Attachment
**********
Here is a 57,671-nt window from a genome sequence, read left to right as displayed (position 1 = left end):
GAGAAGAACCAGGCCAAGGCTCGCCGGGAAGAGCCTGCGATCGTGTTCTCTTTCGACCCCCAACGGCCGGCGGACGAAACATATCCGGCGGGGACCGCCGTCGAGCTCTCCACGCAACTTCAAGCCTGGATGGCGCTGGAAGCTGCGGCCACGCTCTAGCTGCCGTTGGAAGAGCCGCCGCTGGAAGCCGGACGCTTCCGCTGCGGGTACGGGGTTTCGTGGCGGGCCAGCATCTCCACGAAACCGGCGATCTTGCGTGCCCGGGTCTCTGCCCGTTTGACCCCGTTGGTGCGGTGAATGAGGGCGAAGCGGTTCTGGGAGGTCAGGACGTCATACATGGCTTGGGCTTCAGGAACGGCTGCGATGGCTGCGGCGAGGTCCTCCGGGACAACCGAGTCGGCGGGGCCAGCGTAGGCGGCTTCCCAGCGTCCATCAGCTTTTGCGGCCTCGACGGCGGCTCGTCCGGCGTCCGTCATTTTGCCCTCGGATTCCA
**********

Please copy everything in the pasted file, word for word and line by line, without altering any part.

Here is a 57,671-nt window from a genome sequence, read left to right as displayed (position 1 = left end):
GAGAAGAACCAGGCCAAGGCTCGCCGGGAAGAGCCTGCGATCGTGTTCTCTTTCGACCCCCAACGGCCGGCGGACGAAACATATCCGGCGGGGACCGCCGTCGAGCTCTCCACGCAACTTCAAGCCTGGATGGCGCTGGAAGCTGCGGCCACGCTCTAGCTGCCGTTGGAAGAGCCGCCGCTGGAAGCCGGACGCTTCCGCTGCGGGTACGGGGTTTCGTGGCGGGCCAGCATCTCCACGAAACCGGCGATCTTGCGTGCCCGGGTCTCTGCCCGTTTGACCCCGTTGGTGCGGTGAATGAGGGCGAAGCGGTTCTGGGAGGTCAGGACGTCATACATGGCTTGGGCTTCAGGAACGGCTGCGATGGCTGCGGCGAGGTCCTCCGGGACAACCGAGTCGGCGGGGCCAGCGTAGGCGGCTTCCCAGCGTCCATCAGCTTTTGCGGCCTCGACGGCGGCTCGTCCGGCGTCCGTCATTTTGCCCTCGGATTCCA